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VOL. 43 | NO. 7 | Friday, February 15, 2019

Lady Vol Green finds home, family far from England

By Rhiannon Potkey

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Green goes to the basket during a recent game against the Kentucky Wildcats.

-- Maury Neipris | Tennessee Athletics | Utsports.Com

The bus came to a stop and the door swung open once the driver spotted Cheridene Green. Green was walking on the University of Tennessee campus with Karen Armsey, the program administrator for Human-Animal Bond in Tennessee. Operated by the UTK College of Veterinary Medicine, HABIT is a community volunteer group that works to promote the bond between people and animals.

Green was immediately drawn to the program three years ago when she transferred to Tennessee to play basketball for the Lady Vols. The British native – she’s from London – is an animal lover and looks for ways to help others.

Green helps on the court by setting screens, grabbing rebounds and passing to open teammates.

But Armsey has watched the “sweet young lady with a huge heart” perform selfless acts beyond the court through HABIT.

Armsey knew Green didn’t have a dog, so she let Green use her mutt, Shilo, for activities. In the offseason, Green spends time with Shilo near the climbing wall on campus to greet students when they enter.

As the first international player in Lady Vols program history, Green knows how comforting little interactions like those can be in dealing with stress and change in life. She knows how much it means to have people show they care.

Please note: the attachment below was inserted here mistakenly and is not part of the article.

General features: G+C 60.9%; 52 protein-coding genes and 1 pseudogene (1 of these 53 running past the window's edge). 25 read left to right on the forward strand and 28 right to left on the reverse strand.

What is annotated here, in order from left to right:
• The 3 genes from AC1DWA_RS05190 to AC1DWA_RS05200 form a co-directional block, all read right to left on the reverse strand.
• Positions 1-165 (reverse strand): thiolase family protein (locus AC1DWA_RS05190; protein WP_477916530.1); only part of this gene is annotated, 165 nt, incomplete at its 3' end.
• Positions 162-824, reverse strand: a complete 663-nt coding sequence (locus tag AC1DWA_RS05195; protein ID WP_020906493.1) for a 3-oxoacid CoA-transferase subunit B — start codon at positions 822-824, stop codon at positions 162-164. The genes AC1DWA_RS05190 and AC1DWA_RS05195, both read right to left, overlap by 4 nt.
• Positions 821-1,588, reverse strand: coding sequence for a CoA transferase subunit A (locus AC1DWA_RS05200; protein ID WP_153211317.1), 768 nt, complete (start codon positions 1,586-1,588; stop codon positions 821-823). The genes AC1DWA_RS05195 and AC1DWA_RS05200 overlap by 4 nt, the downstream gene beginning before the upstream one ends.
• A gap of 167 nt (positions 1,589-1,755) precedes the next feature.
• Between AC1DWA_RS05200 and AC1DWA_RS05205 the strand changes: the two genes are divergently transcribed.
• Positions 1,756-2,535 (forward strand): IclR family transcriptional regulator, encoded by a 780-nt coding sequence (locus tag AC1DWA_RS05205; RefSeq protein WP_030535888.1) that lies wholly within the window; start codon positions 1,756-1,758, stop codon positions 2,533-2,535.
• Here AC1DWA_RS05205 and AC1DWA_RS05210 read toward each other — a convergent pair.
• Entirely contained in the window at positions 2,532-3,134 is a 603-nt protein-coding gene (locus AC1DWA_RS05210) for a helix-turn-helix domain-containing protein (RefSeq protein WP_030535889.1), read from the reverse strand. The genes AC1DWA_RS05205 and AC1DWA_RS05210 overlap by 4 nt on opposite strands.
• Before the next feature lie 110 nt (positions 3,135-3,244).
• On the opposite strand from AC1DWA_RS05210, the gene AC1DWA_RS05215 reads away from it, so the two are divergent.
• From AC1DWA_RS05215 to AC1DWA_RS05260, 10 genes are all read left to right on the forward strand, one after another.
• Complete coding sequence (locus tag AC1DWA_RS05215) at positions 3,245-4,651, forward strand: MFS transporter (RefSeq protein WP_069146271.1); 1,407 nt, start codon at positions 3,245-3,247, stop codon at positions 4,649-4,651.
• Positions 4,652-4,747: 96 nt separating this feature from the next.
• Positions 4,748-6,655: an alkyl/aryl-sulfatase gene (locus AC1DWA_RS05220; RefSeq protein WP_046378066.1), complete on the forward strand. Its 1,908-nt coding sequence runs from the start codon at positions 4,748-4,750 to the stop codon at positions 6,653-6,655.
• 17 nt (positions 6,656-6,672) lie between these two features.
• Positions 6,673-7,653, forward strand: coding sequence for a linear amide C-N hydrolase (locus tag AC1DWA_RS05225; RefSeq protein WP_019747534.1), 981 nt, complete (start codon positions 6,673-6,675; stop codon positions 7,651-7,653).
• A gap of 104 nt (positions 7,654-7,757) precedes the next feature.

People like the bus driver on campus, who pulled over in July to check on Green.

“She asked, ‘Honey, are you doing anything for the Fourth of July?’ Cheridene said it was not my holiday, so the bus driver invited her to come to her house for a get-together,” Armsey says. “She had kind of adopted Cheridene and was looking out for her. She made sure she was doing fun stuff and taking care of herself. That made me really happy to see.”

Far away from family in another country, Green has found a surrogate family at Tennessee. The 6-foot-3 redshirt senior forward is entering the home stretch of her Lady Vol career and playing her best basketball.

Green has started every game this season, averaging 8.3 points and 7.4 rebounds. She entered the week having recorded double-digit rebound totals in seven of the last 10 games, including a career-high 15 against Kentucky.

“Rebounding is about effort and heart, and Cheridene is committed to that. She gets position before the shot goes up,” Tennessee head coach Holly Warlick says. “That is her game, and when she sticks to that, she does a great job. When she sticks to that, we generally win basketball games.”

Green doesn’t need to be in the spotlight by scoring a bunch of points or making splashy plays. She prefers elevating everyone else around her.

Tennessee forward Cheridene Green, a redshirt senior, is the first international player in program history. She has started every game for the Lady Vols this season and is second on the team with 7.9 rebounds per game.

-- Maury Neipris | Tennessee Athletics | Utsports.Com

“I am a blue-collar worker and I don’t mind doing the dirty work,” she says. “I realize anybody can score, but it’s about the things people don’t really want to do like crashing the boards and boxing out every time. If I get almost every rebound then that makes my teammates’ job easier.”